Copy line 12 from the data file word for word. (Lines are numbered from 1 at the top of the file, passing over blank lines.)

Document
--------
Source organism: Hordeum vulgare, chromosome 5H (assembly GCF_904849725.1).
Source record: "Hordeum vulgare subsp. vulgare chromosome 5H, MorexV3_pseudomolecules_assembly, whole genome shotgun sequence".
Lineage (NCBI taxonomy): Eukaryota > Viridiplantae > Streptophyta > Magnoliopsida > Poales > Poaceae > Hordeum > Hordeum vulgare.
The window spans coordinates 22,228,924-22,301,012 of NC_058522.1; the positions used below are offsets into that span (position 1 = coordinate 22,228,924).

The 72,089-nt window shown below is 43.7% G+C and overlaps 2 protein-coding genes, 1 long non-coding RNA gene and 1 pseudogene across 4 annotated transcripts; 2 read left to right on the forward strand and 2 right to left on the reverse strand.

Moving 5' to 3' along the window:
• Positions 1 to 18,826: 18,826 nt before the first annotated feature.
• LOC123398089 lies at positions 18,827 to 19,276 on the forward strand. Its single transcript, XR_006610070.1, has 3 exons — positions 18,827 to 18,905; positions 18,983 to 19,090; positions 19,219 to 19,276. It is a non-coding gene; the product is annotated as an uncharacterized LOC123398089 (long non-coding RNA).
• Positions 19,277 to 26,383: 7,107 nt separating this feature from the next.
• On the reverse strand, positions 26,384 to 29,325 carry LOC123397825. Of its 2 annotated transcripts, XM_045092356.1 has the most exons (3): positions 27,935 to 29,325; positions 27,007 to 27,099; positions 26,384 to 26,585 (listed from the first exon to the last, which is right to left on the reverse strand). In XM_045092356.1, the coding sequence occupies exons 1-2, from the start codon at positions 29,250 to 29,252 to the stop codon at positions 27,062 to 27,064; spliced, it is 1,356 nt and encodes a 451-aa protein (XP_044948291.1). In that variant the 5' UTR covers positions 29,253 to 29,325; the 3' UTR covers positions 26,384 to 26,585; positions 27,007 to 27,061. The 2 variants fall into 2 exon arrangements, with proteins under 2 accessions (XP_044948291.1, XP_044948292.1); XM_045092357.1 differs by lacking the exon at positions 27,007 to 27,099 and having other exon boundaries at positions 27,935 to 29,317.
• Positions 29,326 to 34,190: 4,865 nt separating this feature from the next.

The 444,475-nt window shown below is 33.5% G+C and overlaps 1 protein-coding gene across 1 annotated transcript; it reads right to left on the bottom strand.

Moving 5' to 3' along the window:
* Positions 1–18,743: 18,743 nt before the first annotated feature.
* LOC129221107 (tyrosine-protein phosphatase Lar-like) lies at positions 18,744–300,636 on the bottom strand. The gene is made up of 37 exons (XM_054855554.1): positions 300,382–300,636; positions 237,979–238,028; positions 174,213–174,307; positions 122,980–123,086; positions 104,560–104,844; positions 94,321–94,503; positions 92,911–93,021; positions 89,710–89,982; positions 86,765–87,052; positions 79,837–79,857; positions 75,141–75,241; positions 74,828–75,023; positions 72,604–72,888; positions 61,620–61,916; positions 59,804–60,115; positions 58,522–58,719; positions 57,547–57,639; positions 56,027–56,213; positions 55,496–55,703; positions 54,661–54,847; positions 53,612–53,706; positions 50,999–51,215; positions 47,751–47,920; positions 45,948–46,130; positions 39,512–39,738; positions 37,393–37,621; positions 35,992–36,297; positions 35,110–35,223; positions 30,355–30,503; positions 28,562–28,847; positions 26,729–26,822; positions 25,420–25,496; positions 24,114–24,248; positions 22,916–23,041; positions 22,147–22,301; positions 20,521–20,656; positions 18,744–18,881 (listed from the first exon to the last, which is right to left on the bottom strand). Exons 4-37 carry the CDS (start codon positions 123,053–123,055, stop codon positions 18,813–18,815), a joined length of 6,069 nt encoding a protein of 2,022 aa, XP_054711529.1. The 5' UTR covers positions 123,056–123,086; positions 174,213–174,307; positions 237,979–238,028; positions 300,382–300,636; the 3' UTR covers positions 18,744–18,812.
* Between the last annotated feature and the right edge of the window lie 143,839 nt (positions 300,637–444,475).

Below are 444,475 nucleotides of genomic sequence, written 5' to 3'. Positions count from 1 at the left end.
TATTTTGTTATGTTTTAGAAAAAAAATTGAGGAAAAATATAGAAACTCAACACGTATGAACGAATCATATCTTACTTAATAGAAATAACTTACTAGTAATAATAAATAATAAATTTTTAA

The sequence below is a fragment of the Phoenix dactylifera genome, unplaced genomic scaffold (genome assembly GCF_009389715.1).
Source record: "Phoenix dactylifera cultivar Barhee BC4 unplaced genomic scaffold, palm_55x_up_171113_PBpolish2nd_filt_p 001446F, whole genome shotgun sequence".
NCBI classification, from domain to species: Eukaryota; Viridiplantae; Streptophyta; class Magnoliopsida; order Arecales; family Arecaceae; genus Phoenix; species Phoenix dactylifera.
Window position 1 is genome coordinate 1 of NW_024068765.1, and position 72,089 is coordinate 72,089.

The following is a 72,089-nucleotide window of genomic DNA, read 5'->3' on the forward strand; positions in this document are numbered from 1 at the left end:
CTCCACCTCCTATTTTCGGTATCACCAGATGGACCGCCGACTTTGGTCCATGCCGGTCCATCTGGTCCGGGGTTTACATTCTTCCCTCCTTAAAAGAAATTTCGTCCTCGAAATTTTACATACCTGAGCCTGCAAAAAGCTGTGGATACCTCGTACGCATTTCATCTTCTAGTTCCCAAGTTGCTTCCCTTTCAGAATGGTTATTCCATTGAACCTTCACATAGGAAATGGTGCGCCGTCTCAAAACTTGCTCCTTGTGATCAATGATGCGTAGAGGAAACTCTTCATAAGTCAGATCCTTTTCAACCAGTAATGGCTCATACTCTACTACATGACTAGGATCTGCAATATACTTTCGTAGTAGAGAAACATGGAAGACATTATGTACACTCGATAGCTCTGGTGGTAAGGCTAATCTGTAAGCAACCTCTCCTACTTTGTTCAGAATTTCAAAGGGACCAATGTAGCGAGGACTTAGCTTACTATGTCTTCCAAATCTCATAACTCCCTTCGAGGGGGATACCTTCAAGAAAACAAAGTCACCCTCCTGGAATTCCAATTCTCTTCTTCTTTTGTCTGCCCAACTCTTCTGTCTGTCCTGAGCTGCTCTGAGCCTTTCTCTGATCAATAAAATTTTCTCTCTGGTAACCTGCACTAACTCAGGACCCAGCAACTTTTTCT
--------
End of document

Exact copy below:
The 444,475-nt window shown below is 33.5% G+C and overlaps 1 protein-coding gene across 1 annotated transcript; it reads right to left on the bottom strand.